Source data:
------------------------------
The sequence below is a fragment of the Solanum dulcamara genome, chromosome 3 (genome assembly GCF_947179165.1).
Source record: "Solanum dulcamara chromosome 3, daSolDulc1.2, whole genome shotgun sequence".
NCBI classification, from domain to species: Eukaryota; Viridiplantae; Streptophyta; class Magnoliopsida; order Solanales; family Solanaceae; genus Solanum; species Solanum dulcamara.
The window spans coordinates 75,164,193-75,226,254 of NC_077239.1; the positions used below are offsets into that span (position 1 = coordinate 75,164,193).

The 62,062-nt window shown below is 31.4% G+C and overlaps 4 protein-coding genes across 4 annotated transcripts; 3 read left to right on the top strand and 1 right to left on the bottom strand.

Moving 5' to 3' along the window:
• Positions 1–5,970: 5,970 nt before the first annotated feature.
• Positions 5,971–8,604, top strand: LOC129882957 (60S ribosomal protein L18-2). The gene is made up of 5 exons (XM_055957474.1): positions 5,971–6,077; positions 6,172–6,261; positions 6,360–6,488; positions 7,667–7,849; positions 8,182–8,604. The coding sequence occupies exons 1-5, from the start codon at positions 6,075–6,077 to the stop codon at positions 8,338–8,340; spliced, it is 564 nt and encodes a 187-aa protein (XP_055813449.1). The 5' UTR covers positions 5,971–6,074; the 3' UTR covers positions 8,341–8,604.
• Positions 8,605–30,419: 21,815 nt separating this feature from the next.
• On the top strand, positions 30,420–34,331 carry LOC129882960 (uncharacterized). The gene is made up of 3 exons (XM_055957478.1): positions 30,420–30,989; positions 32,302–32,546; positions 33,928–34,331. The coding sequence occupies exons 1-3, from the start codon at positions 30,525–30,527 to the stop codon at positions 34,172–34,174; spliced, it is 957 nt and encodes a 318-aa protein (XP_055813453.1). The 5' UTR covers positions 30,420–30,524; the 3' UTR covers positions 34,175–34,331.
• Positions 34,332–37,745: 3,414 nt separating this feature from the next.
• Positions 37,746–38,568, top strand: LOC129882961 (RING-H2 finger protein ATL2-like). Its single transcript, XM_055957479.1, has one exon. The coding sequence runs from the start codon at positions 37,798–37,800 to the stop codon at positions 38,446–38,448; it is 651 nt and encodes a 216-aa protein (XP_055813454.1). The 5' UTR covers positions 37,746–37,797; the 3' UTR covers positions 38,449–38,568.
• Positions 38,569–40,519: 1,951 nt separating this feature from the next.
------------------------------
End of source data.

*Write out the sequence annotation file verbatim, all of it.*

The sequence below is a fragment of the Solanum dulcamara genome, chromosome 3 (genome assembly GCF_947179165.1).
Source record: "Solanum dulcamara chromosome 3, daSolDulc1.2, whole genome shotgun sequence".
NCBI classification, from domain to species: Eukaryota; Viridiplantae; Streptophyta; class Magnoliopsida; order Solanales; family Solanaceae; genus Solanum; species Solanum dulcamara.
The window spans coordinates 75,164,193-75,226,254 of NC_077239.1; the positions used below are offsets into that span (position 1 = coordinate 75,164,193).

The 62,062-nt window shown below is 31.4% G+C and overlaps 4 protein-coding genes across 4 annotated transcripts; 3 read left to right on the top strand and 1 right to left on the bottom strand.

Moving 5' to 3' along the window:
• Positions 1–5,970: 5,970 nt before the first annotated feature.
• Positions 5,971–8,604, top strand: LOC129882957 (60S ribosomal protein L18-2). The gene is made up of 5 exons (XM_055957474.1): positions 5,971–6,077; positions 6,172–6,261; positions 6,360–6,488; positions 7,667–7,849; positions 8,182–8,604. The coding sequence occupies exons 1-5, from the start codon at positions 6,075–6,077 to the stop codon at positions 8,338–8,340; spliced, it is 564 nt and encodes a 187-aa protein (XP_055813449.1). The 5' UTR covers positions 5,971–6,074; the 3' UTR covers positions 8,341–8,604.
• Positions 8,605–30,419: 21,815 nt separating this feature from the next.
• On the top strand, positions 30,420–34,331 carry LOC129882960 (uncharacterized). The gene is made up of 3 exons (XM_055957478.1): positions 30,420–30,989; positions 32,302–32,546; positions 33,928–34,331. The coding sequence occupies exons 1-3, from the start codon at positions 30,525–30,527 to the stop codon at positions 34,172–34,174; spliced, it is 957 nt and encodes a 318-aa protein (XP_055813453.1). The 5' UTR covers positions 30,420–30,524; the 3' UTR covers positions 34,175–34,331.
• Positions 34,332–37,745: 3,414 nt separating this feature from the next.
• Positions 37,746–38,568, top strand: LOC129882961 (RING-H2 finger protein ATL2-like). Its single transcript, XM_055957479.1, has one exon. The coding sequence runs from the start codon at positions 37,798–37,800 to the stop codon at positions 38,446–38,448; it is 651 nt and encodes a 216-aa protein (XP_055813454.1). The 5' UTR covers positions 37,746–37,797; the 3' UTR covers positions 38,449–38,568.
• Positions 38,569–40,519: 1,951 nt separating this feature from the next.